• The Java program accesses this information by the

following code segment (typically in init() method of the


String attribute;

attribute = getParameter("attributename1"); if ( attribute == null )

attribute = yourdefaultvalue; // null is Java way of saying unset


The Simplest Java Applet: Hello, World!

• Java applets are part of the class hierarchy that can call

methods to display on a screen (within the browser

window). This example defines the public method paint in

this class and calls a method drawString defined in the

class Graphics.



Displaying Your Applet From a Web


• You should name the file with your applet name,


, run the compiler (javac), getting a

bytecode file


, which you put in a web




Overview and History of Java



History of Java Language and Team

• Starts in 1991 by Project Green --- a group in Sun that detaches from the main campus as a semi-autonomous task force focused on operating software for consumer electronic devices such as smart set-top boxes

• Gosling (creator of Sun NeWS which had major conceptual impact both on current Java and Telescript models) realizes that C++ is not adequate and initiates development of a new language Oak, later renamed as Java.

• A PDA (Personal Digital Assistant -- codename *7) based on Oak/Java ready in 1993. Green Team incorporates as FirstPerson, Inc. • *7 proposal to Time-Warner rejected in 1993. 3DO deal falls through

in 1994. FirstPerson, Inc. dissolves.

• Small group (~30 people, now Java Team) continues development and decides to adapt Oak as a Web technology.



History of Java Language and Team

until Dec. 95

• An experimental web browser written in Java, called WebRunner and later renamed as HotJava, ready in 1994.

• Alpha release of Java and browser HotJava April '95.

• Netscape licences Java in May '95 and builds Java into Netscape 2.0 --This confuses ownership and open-ness of Java Beta JDK (Java Development Kit) published in summer/fall '95. It is better software but lower functionality than Alpha.

• First alpha Java books appear in fall '95 such as a popular overview by SAMS and technical book "Java!" by Tim Ritchey, edited by New Riders.

• Dec 4 1995 Business Week cover story on "Software Revolution ---The Web Changes Everything" exposes Java as a breakthrough force in the expanding Web/Internet.

• Also points out that "Java as a business" is yet to be defined. • In next week, SGI, IBM, Adobe, Macromedia, and finally Microsoft

adopt/license Java. Java goes into open standards process and is

adopted by Web community. 20

JDK 1.0 -- The Java Development Kit!

• The beta version of Java, Version 1.0 of JDK released

January 96 by JavaSoft.

• JDK 1.0 becomes the Internet standard and so compatible

with ongoing Java implementations by all licensees, most

notably Netscape and Microsoft. Beta/1.0 JDK includes:

– Java compiler (.javato .class) for Sun Solaris and Windows NT/95 avaliable as .classitself (javacwritten in Java) but no source – Java source for the foundation classes (modified and incompatible

with alpha) appletviewer to run/preview applets – Source code for the interpreter


JDK 1.1 -- Java Grows!

• A substantial new version of Java released March 97 by


– This release includes many developments both by Sun and by partner companies such as IBM. There are minimal changes to the language - primarily development of new classes to support enterprise computing.

• Currently (Nov 97) Netscape4.0, Internet Explorer 4.0, and

HotJava do support JDK 1.1 including the Java DataBase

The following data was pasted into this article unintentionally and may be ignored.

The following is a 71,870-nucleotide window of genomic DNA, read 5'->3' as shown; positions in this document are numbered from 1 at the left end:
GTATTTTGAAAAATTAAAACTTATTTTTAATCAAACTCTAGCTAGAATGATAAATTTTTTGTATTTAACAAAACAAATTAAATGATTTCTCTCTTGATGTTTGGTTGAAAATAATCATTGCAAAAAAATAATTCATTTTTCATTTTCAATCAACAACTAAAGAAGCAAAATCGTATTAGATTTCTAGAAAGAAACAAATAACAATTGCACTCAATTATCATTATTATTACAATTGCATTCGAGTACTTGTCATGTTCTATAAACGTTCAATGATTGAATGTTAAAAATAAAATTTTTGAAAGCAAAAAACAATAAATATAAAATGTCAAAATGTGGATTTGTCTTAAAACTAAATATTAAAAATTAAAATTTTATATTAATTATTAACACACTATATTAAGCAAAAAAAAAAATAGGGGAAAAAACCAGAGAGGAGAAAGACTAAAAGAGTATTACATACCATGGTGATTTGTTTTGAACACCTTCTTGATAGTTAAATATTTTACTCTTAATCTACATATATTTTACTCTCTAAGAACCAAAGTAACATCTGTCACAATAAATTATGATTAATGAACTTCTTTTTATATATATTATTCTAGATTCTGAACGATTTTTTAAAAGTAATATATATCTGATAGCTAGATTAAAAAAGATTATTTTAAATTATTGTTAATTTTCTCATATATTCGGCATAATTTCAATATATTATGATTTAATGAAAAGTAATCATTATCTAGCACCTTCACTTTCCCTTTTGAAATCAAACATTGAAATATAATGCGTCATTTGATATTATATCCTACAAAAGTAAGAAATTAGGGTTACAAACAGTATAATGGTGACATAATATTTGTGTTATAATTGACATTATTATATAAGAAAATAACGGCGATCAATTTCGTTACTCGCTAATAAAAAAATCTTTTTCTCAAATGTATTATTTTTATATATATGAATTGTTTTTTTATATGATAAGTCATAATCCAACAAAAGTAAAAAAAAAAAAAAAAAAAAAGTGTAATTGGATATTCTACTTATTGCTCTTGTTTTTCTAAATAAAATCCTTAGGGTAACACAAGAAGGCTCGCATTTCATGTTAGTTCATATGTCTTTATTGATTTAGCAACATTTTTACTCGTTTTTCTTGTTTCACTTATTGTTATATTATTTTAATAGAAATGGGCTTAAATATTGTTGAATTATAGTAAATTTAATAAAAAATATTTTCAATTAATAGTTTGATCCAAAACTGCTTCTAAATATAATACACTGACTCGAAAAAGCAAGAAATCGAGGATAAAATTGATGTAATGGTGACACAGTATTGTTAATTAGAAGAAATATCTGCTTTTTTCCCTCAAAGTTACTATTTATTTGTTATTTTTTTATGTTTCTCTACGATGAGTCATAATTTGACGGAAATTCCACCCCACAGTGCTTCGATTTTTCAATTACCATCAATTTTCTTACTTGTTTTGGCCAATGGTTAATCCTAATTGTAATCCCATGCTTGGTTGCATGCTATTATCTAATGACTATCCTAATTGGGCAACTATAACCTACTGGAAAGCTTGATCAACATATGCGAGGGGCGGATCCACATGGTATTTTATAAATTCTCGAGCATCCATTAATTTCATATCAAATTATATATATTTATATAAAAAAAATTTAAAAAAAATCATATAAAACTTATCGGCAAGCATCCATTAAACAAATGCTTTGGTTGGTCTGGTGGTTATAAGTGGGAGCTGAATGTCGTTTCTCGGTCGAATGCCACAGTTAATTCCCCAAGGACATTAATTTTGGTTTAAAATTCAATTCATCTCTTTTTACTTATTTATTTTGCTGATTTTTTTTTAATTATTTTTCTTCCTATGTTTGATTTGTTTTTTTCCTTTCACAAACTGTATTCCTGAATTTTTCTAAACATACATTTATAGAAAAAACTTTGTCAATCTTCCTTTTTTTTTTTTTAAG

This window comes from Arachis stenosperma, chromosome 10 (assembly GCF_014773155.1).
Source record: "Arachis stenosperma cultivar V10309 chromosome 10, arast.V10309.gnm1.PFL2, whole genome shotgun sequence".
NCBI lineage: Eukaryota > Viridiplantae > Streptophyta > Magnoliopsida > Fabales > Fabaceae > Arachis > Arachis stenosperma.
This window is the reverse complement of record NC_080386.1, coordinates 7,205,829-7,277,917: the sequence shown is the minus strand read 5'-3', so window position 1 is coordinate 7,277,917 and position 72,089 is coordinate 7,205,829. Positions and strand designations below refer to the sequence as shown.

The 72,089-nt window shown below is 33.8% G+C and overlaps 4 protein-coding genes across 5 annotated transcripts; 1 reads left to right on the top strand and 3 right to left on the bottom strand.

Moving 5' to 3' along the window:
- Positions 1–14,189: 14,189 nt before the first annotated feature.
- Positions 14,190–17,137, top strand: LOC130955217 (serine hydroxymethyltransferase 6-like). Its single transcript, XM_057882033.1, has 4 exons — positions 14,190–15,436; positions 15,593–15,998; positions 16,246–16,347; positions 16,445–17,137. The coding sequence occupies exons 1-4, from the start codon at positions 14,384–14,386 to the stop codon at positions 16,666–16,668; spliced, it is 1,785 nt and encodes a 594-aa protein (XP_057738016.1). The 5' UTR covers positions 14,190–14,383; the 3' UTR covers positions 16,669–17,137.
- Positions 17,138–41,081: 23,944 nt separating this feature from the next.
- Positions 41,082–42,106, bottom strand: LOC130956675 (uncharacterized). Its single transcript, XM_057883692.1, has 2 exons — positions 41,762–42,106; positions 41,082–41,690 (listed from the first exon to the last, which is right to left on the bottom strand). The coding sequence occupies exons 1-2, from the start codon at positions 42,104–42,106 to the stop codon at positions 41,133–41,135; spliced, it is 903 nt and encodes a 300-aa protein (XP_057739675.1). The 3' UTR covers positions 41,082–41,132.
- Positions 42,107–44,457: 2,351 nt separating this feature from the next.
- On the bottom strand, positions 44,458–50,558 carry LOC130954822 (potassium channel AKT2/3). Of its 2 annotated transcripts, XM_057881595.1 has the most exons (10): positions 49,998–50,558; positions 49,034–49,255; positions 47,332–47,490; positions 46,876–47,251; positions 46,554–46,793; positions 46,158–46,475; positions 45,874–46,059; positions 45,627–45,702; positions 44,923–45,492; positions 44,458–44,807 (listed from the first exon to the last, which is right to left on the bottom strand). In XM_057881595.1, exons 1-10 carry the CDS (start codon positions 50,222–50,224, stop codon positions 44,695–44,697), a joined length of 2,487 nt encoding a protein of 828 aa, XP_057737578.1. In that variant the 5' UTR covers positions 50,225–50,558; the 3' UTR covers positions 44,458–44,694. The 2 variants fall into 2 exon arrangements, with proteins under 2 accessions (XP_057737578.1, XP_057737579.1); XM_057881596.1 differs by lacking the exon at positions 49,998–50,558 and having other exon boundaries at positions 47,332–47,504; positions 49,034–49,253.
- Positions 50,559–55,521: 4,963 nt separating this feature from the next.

Connection (JDBC)

– http://www.javasoft.com/products/jdk/1.1


Java Web Servers

• Originally, the Java Interpreter was incorporated into browsers such as those from Netscape and Microsoft, but the Web server remained a standard one. Now Web servers are being developed in Java itself. This leads to more natural integration of the use of Java applets on the Web browsers and Java applications running on the Web server machine.

• Java WebServer from Sun -http://jserv.javasoft.com/- This web server is developed following new Java Server API, which allows for security and encryption servers. WebServer will run Java applications, called servlets, on the server side similarly to CGI scripts.

• Jigsaw from the W3 Consortium -http://www.w3.org/pub/WWW/Jigsaw -This web server had the most services but is currently being rewritten so that the model for running Java on the server side will be JavaBeans.

Java vs. JavaScript

Comparison of Java and JavaScript – I

• Netscape renames Livescript as Javascript and this is an interesting variant of Java which is fully interpreted (code can be included directly in HTML file)-- use for overall customization of client

• Use Java for detailed programming and JavaScript for overall integration of client interface and system

• JavaScript: Interpreted by client and NOT compiled • Java: Compiled on Server before execution on client

• Note both are reasonably "pure" C/C++ like languages and do NOT have useful sh/awk text and system enhancements of Perl(5)

• JavaScript: Object based -- no classes or inheritance -- built in extensible objects



Comparison of Java and JavaScript – II

• JavaScript: Integrated with HTML as embedded ASCII but of course HTML looks rather irrelevant at times!

• Java: Applets distinct from HTML but invoked from HTML Pages

• JavaScript: do not declare variables' datatypes -- Loose typing • Java: MUST declare variables' datatypes -- Strong typing

• JavaScript -- Dynamic Binding -- object references computed at runtime

• Java -- Static Binding -- object references must exist at compile time

• Java and JavaScript are secure and cannot write to disk

• JavaScript has most user interface features of Java (such as buttons and frames), except not mouse interactions like "dragging".


Overall Java Philosophy and Features


Some Key Java Features

• Document: The Java: A White Paper by Sun Microsystems

-- October 1995 draft by James Gosling and Henry

McGilton -- enumerates the original design of Java:

– Simple and Familiar – Object-oriented – Architecture-neutral – Portable – Somewhat Interpreted – Distributed – Robust – Secure – High performance – Multi Threaded – Dynamic 28